Conclusion: Not all Dentogingival alterations interfere with aesthetic evaluation. The lips are not decisive in facial attractiveness. Attraction is assessed significantly differently by laypeople than by dentists. The smile directly influences the analysis of facial beauty.
Clinical significance: Dentogingival alterations may be imperceptible, especially when evaluating the facial joint, so its correction will not always be necessary.
Anuj S Parihar,
Bhoopendera S Rajput
Aim: The present study was aimed at assessing the lingual concavities in the submandibular fossa region in patients requiring dental implants with the help of cone beam computed tomography (CBCT).
Materials and methods: The present study included 140 patients who visited the department with the missing mandibular posterior teeth. CBCT images were obtained using planmeca machine. Cross sections of 1 mm of submandibular fossa in the region of 1st and 2nd molar were studied and Type I to III lingual concavities were analyzed by a radiologist.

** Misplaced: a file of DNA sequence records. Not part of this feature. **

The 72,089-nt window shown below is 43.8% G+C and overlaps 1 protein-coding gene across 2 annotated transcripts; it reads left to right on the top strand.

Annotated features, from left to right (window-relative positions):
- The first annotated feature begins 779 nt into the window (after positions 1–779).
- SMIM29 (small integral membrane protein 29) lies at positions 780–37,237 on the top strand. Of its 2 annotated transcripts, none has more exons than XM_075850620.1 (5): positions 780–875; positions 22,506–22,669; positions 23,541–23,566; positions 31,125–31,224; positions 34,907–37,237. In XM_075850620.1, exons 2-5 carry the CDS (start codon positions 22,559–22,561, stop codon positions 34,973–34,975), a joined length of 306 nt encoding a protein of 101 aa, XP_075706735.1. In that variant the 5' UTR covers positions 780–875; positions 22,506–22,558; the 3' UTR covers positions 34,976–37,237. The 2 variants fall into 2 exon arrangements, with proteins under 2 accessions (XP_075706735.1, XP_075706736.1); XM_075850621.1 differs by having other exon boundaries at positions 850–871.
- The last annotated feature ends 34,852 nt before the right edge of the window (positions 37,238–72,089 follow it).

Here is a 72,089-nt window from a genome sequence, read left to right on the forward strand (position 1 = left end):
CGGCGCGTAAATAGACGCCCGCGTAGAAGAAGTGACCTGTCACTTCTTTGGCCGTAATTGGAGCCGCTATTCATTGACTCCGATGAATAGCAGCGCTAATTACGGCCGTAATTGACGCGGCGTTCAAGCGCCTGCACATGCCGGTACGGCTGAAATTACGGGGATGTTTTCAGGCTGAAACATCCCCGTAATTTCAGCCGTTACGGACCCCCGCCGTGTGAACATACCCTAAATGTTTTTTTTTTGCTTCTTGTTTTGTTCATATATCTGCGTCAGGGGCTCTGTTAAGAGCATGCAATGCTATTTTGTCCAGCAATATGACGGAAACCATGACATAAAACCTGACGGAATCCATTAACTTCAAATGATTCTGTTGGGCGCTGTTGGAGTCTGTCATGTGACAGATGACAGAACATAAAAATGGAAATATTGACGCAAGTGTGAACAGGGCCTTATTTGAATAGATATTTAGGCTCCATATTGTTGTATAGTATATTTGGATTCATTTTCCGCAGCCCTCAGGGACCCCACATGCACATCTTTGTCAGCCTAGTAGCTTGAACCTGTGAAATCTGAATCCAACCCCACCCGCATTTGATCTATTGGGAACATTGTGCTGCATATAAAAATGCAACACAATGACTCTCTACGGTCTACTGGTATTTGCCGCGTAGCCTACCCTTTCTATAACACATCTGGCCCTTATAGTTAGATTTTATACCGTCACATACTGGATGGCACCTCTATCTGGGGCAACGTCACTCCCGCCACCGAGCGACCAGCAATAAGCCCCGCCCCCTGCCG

Results: Type I lingual concavity (< 2 mm) was seen in 23%, type II (2–3 mm) in 62% and Type III (> 3 mm) in 15% of patients. The difference was significant (p < 0.05). Males had slightly higher mean ± S.D value at 1st molar (2.6 mm ± 0.94) and 2nd molar (2.8 mm ± 0.90) on the left side and (2.7 mm ± 0.92) at 1st molar and (2.9 mm ± 0.93) at 2nd molar on the right side. The difference was nonsignificant (p > 0.05). Females had mean ± S.D value at 1st molar (2.3 mm ± 0.90) and (2.5 mm ± 0.92) at 2nd molar on the left side and (2.4 mm ± 0.91) at 1st molar and (2.8 mm ± 0.93) at 2nd molar. The difference was nonsignificant (p > 0.05. The difference between both genders was statistically nonsignificant (p > 0.05).
Conclusion: Type I bone is the best for placing an implant. The chances of complications are more in type II and III bone. CBCT provides necessary information before planning implant in the edentulous area.
Clinical significance: Cone beam computed tomography (CBCT) is the best radiographic aid which is effective in delineating different types of bone in the mandibular posterior region.
Akinwale O Akinbade,
Kizito C Ndukwe,
Foluso J Owotade